Now that we are in recovery (hopefully) from the great banking flu of 2008-2009, it has become clear that doing business with banks has changed quite a bit.  Gone are the days of quick loan approvals and business loans secured only by the underlying business.  Even more than ever, banks now look for personal guarantees from well-heeled individuals to secure a business loan, and if you are the guarantor, you need to consider several details.

 For any of you who needs a refresher on the basics of a personal guarantee, refer to my July 2009 newsletter.  The first thing you need to understand is that most guarantees are a guarantee of payment not collection.  This means that if there is a loan default the bank can show up at your door and demand payment; it doesn’t have to try to collect from the business, or other guarantors, or even foreclose on property first.  Banks are also regularly requiring guarantors to pledge liquid assets (e.g. a marketable securities account) as security for the guarantee.  This makes it even easier for the bank to recover from the guarantor immediately on default.  It also means that as a guarantor you will be required to tie up these liquid assets often for the full duration of the loan.

 If you have been asked to sign a guarantee, there are several things to watch out for.  How long is the guarantee?  Usually it will run for the duration of the loan but the guarantee will likely provide that the loan (and the guarantee) can be extended by the business without your approval.  The business can likely also agree to a higher interest rate or make other changes in the loan without your approval.  Most importantly, is the guarantee limited to a specific amount? Look carefully….it probably isn’t and that could expose you to a lot more liability than you expect.  If you have other deposit accounts with the bank, the guarantee will often provide that the bank can hold those accounts if it needs to collect from you.    The bank may be willing to negotiate some or all of these items, so make sure you ask and by all means have your legal counsel review the document before you sign.  Also it is very important that you stay informed about how the business is doing and whether it maintains the loan in good standing; the bank is not obligated to let you know if the loan falls behind.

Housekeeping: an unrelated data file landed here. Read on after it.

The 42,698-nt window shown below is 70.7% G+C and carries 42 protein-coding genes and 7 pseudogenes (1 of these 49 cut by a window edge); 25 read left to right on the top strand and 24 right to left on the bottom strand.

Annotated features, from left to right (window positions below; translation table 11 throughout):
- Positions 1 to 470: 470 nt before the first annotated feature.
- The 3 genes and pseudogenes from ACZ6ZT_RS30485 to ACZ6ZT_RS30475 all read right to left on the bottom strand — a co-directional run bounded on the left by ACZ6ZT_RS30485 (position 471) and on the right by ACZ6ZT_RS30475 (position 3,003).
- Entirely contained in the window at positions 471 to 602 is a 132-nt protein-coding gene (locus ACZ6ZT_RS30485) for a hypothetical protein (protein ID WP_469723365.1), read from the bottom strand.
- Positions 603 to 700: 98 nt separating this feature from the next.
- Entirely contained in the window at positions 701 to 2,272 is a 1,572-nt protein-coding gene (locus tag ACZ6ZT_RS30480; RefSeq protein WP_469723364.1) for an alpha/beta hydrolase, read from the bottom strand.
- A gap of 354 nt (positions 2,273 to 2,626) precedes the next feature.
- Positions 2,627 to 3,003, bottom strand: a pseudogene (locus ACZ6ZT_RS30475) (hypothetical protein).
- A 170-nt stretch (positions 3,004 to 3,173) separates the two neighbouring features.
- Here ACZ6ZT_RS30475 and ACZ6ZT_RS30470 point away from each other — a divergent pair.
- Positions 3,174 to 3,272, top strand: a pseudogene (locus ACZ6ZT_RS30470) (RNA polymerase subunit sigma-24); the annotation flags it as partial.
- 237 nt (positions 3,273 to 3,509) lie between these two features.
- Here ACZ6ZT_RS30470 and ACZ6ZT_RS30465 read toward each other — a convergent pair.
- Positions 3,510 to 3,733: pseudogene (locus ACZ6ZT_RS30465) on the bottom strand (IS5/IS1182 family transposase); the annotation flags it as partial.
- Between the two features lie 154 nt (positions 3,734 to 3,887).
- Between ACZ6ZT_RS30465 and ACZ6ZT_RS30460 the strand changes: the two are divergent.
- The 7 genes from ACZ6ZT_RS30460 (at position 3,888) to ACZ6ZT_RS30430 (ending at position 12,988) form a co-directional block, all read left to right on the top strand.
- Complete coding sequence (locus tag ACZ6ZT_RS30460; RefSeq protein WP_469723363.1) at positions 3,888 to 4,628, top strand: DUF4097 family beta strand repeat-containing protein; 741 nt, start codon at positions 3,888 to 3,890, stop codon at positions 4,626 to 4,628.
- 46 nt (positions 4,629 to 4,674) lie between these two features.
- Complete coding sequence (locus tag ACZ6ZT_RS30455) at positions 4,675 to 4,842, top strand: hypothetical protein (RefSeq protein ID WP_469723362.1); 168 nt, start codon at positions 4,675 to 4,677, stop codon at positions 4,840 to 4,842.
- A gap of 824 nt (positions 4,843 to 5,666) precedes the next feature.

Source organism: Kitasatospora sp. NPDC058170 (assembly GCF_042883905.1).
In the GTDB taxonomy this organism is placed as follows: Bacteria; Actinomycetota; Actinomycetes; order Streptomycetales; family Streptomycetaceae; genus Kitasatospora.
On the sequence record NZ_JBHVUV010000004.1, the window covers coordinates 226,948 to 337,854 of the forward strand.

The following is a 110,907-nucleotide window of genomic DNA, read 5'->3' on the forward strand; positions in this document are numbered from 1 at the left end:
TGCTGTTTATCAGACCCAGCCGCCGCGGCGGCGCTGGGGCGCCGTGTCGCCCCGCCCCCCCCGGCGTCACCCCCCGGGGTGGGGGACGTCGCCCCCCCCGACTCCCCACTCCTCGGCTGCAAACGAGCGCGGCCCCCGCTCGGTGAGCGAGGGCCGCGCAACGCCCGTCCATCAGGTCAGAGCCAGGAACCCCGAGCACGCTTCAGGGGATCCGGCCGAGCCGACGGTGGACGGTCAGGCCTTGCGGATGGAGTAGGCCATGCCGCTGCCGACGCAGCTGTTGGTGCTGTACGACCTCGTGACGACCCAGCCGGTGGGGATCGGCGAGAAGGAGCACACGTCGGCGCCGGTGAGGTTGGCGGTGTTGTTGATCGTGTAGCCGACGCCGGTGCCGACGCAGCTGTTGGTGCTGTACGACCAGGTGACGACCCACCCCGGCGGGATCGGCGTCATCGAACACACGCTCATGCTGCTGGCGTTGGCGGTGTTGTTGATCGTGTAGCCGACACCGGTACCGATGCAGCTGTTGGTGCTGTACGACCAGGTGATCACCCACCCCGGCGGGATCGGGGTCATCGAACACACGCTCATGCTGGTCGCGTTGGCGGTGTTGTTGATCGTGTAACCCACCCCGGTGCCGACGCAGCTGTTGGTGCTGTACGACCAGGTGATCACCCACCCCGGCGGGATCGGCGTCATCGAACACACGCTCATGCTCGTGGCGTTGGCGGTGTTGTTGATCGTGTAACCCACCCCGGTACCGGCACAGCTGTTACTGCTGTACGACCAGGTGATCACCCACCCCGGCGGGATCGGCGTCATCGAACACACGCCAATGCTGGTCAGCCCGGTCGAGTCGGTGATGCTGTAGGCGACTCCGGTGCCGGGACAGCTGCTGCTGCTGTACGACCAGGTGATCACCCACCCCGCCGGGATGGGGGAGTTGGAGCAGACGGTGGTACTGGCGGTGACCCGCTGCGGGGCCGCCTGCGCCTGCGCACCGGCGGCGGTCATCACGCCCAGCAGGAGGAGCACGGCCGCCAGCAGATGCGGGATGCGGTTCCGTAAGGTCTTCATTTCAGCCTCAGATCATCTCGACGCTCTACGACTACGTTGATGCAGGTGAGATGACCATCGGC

Many loan guarantees involve several individual guarantors which helps share the pain if the bank ever enforces the guarantee.  However the bank is usually not required to collect from all guarantors; if one guarantor has sufficient collectible assets the bank can pursue that person alone.  For this reason, many guarantors enter into an indemnity agreement to ensure that if one guarantor is required to pay more than their fair share of a loan, then all the other guarantors will reimburse them.  If you are in a transaction with several guarantors, you should also consider their personal assets and make sure you can recover from them if you get stuck paying the bank.  For example, if they have much of their wealth in retirement assets or  joint real estate with their spouse, you may have a difficult time collecting on the indemnity.

 This all  reminds me of the old poker saying….if you cant’s tell who the sucker is at the poker table, it is probably you.  Don’t be the sucker when it comes to your guarantee.